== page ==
Shell, Beak, Tusk: Shared Traits and the Wonders of Adaptation

32p. bibliog. index. photos. HMH. Apr. 2017. Tr $16.99. ISBN 9780544811669.
Gr 1–4—Evolution encourages the development of traits that help animals to eat and avoid being eaten. Convergent evolution is the development of the same traits by different species, often located geographically far apart, in order to survive in their specific environment. On facing pages, animals with beaks, shells, or tusks are paired with others that have exhibited similar adaptations. For example, both the shell of a turtle (a reptile) and that of a snail (a mollusk) protect the more tender parts of the animals' bodies from harm. Black-and-white camouflage helps the penguin escape detection from the orca and allows the orca to sneak up on the penguin. A parrot and an octopus both use beaks to get at their food. High-quality, full-color, close-up photographs illustrate the concepts discussed and spotlight some more unusual animals from a variety of geographic regions. Heos suggests the possibility of discovering many other animals that arose through convergent evolution.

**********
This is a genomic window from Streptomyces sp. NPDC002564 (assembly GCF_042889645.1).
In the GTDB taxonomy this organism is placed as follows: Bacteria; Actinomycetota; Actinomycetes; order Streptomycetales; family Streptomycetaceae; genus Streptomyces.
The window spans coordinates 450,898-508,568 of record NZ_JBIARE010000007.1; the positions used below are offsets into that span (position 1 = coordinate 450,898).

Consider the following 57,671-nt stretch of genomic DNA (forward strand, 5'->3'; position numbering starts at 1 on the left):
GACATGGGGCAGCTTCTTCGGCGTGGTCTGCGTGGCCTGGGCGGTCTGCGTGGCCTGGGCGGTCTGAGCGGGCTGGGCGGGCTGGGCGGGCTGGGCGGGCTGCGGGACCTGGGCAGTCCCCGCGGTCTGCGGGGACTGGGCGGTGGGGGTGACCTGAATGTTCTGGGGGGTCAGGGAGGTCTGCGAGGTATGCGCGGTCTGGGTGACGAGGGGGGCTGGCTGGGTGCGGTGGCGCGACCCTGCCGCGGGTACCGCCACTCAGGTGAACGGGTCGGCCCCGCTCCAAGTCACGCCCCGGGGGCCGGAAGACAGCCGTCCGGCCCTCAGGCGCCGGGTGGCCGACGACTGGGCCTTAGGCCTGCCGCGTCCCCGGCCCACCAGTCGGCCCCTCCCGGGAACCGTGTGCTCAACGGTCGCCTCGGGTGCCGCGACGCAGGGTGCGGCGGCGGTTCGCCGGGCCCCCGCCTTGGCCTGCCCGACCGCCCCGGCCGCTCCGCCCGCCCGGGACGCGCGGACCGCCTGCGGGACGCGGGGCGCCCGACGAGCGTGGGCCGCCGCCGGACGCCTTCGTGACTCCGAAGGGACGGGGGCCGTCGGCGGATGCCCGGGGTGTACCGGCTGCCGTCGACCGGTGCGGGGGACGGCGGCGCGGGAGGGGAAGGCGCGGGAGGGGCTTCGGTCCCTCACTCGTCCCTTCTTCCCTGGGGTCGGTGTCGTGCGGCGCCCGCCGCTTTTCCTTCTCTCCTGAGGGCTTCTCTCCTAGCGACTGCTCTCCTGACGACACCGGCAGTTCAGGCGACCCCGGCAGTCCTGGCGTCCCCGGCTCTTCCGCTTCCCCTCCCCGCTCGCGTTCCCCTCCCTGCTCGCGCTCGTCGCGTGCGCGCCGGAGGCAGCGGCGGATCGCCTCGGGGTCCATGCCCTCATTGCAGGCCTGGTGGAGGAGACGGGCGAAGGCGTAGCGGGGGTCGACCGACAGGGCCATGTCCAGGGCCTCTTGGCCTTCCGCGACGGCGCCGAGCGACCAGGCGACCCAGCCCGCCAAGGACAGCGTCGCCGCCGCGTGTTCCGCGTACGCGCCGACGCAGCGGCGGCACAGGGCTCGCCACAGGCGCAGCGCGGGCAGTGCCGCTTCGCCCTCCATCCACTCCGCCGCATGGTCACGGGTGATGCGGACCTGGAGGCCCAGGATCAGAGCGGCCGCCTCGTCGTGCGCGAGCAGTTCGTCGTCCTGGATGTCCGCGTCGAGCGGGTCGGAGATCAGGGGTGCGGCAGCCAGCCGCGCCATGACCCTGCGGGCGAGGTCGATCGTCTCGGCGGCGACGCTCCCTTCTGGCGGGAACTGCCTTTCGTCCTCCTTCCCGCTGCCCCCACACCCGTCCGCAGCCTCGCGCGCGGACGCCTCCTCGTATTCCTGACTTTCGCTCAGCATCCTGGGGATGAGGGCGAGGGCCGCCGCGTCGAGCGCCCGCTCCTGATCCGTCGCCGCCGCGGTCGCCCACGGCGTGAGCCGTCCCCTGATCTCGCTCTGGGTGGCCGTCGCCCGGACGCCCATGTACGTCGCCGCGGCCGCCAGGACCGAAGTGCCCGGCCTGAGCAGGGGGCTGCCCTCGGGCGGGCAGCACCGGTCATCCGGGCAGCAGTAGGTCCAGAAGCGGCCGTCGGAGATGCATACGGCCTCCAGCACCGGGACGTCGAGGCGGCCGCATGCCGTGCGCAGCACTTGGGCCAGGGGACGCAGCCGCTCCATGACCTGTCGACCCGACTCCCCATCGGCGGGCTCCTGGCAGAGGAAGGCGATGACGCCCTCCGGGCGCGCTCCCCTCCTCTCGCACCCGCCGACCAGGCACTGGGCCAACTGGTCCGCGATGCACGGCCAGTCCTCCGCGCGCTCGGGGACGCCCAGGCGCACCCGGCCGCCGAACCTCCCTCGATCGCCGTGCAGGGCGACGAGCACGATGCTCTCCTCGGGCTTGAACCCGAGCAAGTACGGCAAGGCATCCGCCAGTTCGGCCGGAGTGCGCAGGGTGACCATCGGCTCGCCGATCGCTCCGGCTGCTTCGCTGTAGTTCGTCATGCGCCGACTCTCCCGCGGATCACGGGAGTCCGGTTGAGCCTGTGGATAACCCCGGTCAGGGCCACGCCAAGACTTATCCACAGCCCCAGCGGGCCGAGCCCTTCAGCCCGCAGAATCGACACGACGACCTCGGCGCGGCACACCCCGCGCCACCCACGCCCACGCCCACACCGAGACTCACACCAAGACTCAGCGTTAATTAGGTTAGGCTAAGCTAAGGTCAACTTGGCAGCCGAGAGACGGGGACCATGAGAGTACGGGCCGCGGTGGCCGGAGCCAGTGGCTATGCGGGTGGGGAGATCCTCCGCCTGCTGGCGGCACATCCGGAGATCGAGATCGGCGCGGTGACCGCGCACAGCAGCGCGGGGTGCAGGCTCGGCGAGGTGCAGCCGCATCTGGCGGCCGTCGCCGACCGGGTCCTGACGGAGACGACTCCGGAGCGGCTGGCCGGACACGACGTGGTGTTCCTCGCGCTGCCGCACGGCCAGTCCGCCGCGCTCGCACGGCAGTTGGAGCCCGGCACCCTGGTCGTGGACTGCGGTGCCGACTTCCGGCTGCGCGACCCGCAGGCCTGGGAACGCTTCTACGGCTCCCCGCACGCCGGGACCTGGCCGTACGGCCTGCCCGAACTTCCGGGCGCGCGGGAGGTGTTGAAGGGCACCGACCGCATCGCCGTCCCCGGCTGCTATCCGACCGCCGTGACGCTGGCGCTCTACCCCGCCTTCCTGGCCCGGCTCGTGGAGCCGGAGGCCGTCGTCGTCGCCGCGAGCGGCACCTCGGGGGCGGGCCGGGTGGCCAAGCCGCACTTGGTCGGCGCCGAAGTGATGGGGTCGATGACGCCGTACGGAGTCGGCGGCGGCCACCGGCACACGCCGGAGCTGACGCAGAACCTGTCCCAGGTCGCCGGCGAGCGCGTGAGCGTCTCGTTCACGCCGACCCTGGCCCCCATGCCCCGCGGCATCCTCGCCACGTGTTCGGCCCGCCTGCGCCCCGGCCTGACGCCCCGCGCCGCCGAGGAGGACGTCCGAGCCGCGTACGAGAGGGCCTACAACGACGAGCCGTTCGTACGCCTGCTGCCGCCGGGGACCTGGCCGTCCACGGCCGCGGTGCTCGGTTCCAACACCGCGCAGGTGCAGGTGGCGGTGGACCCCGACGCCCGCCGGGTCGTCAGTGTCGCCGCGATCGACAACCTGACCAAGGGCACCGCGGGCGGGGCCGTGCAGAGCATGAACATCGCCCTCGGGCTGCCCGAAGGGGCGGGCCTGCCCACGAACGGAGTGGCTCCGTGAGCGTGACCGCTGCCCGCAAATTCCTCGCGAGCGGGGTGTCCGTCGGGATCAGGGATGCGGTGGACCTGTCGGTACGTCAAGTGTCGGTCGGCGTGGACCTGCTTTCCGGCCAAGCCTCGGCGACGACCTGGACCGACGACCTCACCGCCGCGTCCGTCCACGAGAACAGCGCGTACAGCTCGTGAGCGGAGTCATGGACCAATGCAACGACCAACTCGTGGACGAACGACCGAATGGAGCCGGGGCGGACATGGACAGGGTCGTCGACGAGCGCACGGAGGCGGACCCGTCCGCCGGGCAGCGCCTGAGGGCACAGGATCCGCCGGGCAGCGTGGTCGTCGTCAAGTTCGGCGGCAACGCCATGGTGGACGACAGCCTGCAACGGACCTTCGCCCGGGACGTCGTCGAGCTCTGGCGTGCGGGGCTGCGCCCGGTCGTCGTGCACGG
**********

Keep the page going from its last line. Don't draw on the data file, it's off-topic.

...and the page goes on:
VERDICT A beautiful presentation of a complicated concept, and a great selection for classroom use.

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